Does Craps Or Blackjack Offer Better Odds

The question “Does craps or blackjack offer better odds” was posed to me at breakfast this morning with Ryan.

I said “Blackjack”.

Ryan replied, “I’ll make you a $10 bet that Craps has better odds than Blackjack”.

I took that bet.

The problem with this bet is a common one in business… it’s a very poorly defined contract. We did not write it down. We didn’t define a number of key terms. We didn’t say which situation this should apply to.

Here is some of the issues:

  • Real life or hypothetical? Hypothetically, Craps could approach nearly 49.999% odds of winning for the player if the player only played the pass line bet than went 1,000 time higher on the Odds bet. In real life, the very best deal we could find was a casino in Vegas offering 100 to 1 on the odds bet. Hypothetically, a perfect Blackjack player could count cards and have somewhere around a 51.5% chance of winning. Which leads to the next point…
  • Is this just a one time bet or over the course of an entire day of playing the game? I was thinking it was over the course of time… no one just plays one hand of Blackjack, you sit down and play for awhile. Ryan thought it was just one individual bet inside of one single toss of the dice for Craps.
  • I also simply have never played Craps and had to have him explain the structure to me. Ryan seemed more knowledgeable in Craps, but not an expert. He did not seem to know much about Blackjack, and I know just enough to be mildly dangerous.
  • In a casino or at home? I think we both meant in a casino, but this was not defined.
  • Bad players vs good players vs optimal players vs superhuman players? Most people who play both craps and poker are not good players and lose significant money at both. This article from UNLV analyzes this a bit… a craps player playing pass / come gives the house a 1.4% advantage, but a player playing craps with pass/come with double odds only gives the house a 0.6% advantage. The average blackjack player gives the house 2% odds, a good blackjack player only gives the house a 0.5% advantage, and a card counting player actually has a positive 1% advantage for himself. Ryan tried to counter the card counting player by saying theoretically a superhuman craps player could control how to roll the dice like a bowler bowls, but there is no real life examples of this.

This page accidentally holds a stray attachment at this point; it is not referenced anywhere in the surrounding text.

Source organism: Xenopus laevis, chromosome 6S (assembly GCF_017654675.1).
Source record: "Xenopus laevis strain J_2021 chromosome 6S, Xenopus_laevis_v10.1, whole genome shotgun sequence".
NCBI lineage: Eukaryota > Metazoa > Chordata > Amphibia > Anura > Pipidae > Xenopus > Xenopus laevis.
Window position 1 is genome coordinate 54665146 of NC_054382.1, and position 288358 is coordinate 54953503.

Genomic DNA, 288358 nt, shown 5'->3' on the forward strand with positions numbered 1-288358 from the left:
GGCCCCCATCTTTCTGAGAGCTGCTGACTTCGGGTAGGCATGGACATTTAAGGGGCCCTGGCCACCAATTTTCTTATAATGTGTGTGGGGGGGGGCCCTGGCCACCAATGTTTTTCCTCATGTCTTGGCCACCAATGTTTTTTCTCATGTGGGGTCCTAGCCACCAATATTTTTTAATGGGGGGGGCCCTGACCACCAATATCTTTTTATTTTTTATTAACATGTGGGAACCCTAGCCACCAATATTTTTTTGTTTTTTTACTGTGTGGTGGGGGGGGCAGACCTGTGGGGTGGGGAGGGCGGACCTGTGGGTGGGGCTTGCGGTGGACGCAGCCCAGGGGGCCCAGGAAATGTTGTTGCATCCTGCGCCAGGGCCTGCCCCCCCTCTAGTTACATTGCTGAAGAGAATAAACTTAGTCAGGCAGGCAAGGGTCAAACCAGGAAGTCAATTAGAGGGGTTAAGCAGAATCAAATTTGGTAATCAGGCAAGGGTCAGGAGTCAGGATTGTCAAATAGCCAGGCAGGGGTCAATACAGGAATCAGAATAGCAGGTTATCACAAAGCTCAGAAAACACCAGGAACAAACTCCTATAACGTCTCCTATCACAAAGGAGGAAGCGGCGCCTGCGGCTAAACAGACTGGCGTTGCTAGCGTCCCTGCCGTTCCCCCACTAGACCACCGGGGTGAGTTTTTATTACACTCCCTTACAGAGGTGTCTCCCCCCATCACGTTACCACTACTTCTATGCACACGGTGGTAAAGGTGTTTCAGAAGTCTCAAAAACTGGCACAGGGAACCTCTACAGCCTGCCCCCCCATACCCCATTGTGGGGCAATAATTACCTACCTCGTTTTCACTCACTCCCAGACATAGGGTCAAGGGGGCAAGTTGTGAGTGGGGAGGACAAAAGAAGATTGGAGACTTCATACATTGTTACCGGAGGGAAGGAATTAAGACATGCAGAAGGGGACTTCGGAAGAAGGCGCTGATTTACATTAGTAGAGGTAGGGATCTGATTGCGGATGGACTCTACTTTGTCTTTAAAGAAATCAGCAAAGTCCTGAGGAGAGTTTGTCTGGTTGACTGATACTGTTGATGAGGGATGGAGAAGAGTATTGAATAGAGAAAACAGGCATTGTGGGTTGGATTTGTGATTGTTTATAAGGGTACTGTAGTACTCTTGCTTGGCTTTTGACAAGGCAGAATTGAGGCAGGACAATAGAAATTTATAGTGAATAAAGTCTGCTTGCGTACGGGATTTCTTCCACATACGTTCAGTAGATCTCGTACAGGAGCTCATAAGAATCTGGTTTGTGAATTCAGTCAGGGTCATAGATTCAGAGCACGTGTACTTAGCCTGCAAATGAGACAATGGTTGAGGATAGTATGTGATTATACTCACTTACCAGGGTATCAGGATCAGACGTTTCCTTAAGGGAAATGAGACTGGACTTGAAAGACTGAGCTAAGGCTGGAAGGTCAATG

I argued vociferously that most people can be trained to do a basic card counting system, therefore blackjack is the best game in a casino for the optimal player. I also said that an average player will do better with blackjack by just following the dealer’s advice and only give the house a 1% advantage, whereas the average craps player usually does lots of weird bets that make the game more fun but give the house a 10-20% advantage.

Ryan argued equally strongly that card counting is not allowed by casinos and we should only look at a single portion of a single bet (the 50-50 ratio of the Odds bet in craps) vs a single hand of blackjack.

I think the real lesson here is the vital importance of only making agreements that both parties have a much stronger understanding of than what Ryan and I had here. It was fun though to debate and learn more about each game though.

 

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Joel Gross

Joel Gross is the CEO of Coalition Technologies.

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